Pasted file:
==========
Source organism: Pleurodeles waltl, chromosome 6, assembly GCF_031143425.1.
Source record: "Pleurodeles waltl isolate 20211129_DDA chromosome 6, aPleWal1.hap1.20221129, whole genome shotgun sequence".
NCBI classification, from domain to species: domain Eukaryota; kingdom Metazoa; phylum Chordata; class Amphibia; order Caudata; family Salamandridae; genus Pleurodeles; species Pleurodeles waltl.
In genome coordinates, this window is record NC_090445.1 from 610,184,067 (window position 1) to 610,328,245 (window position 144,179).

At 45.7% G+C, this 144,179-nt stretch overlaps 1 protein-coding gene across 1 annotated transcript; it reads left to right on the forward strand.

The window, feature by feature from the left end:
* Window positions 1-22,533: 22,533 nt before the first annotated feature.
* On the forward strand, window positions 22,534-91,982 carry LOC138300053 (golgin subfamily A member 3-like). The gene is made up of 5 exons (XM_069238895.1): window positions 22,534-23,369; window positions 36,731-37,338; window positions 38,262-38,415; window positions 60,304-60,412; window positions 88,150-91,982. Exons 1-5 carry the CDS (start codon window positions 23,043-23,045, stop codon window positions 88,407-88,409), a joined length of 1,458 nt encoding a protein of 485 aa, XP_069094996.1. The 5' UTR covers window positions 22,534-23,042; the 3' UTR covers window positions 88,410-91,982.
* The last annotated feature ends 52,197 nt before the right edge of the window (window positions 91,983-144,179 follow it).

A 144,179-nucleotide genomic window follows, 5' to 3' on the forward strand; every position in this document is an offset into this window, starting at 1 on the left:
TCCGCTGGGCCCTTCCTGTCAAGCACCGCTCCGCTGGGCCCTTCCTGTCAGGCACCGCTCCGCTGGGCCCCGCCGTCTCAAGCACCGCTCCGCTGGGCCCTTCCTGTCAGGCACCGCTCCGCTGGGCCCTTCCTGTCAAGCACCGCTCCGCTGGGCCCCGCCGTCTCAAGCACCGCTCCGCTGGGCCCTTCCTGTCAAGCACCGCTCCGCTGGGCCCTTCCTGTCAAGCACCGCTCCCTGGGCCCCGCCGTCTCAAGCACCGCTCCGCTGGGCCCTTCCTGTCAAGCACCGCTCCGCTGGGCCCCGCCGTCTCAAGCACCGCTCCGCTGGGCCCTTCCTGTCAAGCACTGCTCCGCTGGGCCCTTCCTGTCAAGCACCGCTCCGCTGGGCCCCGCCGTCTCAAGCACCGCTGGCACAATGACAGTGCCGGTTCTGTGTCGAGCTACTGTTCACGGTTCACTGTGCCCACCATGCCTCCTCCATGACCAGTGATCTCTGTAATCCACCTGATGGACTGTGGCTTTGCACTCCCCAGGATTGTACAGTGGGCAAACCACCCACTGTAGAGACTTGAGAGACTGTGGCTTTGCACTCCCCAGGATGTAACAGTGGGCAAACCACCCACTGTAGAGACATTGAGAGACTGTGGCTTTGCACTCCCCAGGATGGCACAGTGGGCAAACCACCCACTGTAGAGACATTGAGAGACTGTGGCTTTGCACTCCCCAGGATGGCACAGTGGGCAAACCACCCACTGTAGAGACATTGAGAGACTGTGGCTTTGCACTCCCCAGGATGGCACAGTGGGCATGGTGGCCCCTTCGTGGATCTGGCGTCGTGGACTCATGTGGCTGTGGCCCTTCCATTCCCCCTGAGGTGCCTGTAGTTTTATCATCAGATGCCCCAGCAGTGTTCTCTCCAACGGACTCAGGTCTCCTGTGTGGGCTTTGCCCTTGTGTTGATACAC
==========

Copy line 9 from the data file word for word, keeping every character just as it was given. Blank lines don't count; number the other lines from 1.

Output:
* The last annotated feature ends 52,197 nt before the right edge of the window (window positions 91,983-144,179 follow it).